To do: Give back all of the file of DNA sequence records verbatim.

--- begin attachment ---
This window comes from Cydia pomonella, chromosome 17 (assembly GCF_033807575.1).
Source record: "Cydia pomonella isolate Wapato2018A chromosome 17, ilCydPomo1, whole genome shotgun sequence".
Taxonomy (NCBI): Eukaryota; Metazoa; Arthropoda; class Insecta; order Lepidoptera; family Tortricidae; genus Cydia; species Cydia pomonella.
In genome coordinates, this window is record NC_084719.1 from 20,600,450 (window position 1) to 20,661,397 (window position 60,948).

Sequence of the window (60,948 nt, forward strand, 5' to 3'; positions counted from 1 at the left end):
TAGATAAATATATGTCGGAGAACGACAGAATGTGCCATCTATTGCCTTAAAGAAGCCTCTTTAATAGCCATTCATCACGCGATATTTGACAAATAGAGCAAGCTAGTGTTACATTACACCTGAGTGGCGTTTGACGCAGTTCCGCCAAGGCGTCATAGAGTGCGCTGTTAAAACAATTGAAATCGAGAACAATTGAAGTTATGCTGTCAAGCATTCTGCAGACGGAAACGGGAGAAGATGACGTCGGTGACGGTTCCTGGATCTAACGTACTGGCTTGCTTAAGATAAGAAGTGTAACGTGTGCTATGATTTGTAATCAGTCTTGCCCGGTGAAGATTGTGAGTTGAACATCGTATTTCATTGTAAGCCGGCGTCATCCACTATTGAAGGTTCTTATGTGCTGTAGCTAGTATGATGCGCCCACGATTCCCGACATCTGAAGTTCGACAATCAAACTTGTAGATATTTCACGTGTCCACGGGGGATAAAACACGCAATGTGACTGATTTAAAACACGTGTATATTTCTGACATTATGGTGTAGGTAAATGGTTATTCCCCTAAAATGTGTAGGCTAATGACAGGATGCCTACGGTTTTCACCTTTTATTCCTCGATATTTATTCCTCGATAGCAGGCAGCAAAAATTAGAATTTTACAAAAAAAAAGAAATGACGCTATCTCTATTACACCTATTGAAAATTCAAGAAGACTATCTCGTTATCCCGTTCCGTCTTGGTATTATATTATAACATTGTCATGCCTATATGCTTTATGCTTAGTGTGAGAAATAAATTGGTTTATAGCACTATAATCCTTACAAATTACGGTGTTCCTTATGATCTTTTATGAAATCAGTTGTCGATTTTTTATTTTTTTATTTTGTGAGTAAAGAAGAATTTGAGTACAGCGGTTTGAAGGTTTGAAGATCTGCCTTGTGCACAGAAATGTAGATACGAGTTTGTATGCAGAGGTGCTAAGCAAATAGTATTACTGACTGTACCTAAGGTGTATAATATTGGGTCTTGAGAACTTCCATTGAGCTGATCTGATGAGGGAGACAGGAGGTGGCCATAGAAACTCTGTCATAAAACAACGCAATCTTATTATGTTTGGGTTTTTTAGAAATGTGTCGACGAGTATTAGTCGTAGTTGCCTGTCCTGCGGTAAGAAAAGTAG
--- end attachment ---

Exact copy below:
This window comes from Cydia pomonella, chromosome 17 (assembly GCF_033807575.1).
Source record: "Cydia pomonella isolate Wapato2018A chromosome 17, ilCydPomo1, whole genome shotgun sequence".
Taxonomy (NCBI): Eukaryota; Metazoa; Arthropoda; class Insecta; order Lepidoptera; family Tortricidae; genus Cydia; species Cydia pomonella.
In genome coordinates, this window is record NC_084719.1 from 20,600,450 (window position 1) to 20,661,397 (window position 60,948).

Sequence of the window (60,948 nt, forward strand, 5' to 3'; positions counted from 1 at the left end):
TAGATAAATATATGTCGGAGAACGACAGAATGTGCCATCTATTGCCTTAAAGAAGCCTCTTTAATAGCCATTCATCACGCGATATTTGACAAATAGAGCAAGCTAGTGTTACATTACACCTGAGTGGCGTTTGACGCAGTTCCGCCAAGGCGTCATAGAGTGCGCTGTTAAAACAATTGAAATCGAGAACAATTGAAGTTATGCTGTCAAGCATTCTGCAGACGGAAACGGGAGAAGATGACGTCGGTGACGGTTCCTGGATCTAACGTACTGGCTTGCTTAAGATAAGAAGTGTAACGTGTGCTATGATTTGTAATCAGTCTTGCCCGGTGAAGATTGTGAGTTGAACATCGTATTTCATTGTAAGCCGGCGTCATCCACTATTGAAGGTTCTTATGTGCTGTAGCTAGTATGATGCGCCCACGATTCCCGACATCTGAAGTTCGACAATCAAACTTGTAGATATTTCACGTGTCCACGGGGGATAAAACACGCAATGTGACTGATTTAAAACACGTGTATATTTCTGACATTATGGTGTAGGTAAATGGTTATTCCCCTAAAATGTGTAGGCTAATGACAGGATGCCTACGGTTTTCACCTTTTATTCCTCGATATTTATTCCTCGATAGCAGGCAGCAAAAATTAGAATTTTACAAAAAAAAAGAAATGACGCTATCTCTATTACACCTATTGAAAATTCAAGAAGACTATCTCGTTATCCCGTTCCGTCTTGGTATTATATTATAACATTGTCATGCCTATATGCTTTATGCTTAGTGTGAGAAATAAATTGGTTTATAGCACTATAATCCTTACAAATTACGGTGTTCCTTATGATCTTTTATGAAATCAGTTGTCGATTTTTTATTTTTTTATTTTGTGAGTAAAGAAGAATTTGAGTACAGCGGTTTGAAGGTTTGAAGATCTGCCTTGTGCACAGAAATGTAGATACGAGTTTGTATGCAGAGGTGCTAAGCAAATAGTATTACTGACTGTACCTAAGGTGTATAATATTGGGTCTTGAGAACTTCCATTGAGCTGATCTGATGAGGGAGACAGGAGGTGGCCATAGAAACTCTGTCATAAAACAACGCAATCTTATTATGTTTGGGTTTTTTAGAAATGTGTCGACGAGTATTAGTCGTAGTTGCCTGTCCTGCGGTAAGAAAAGTAG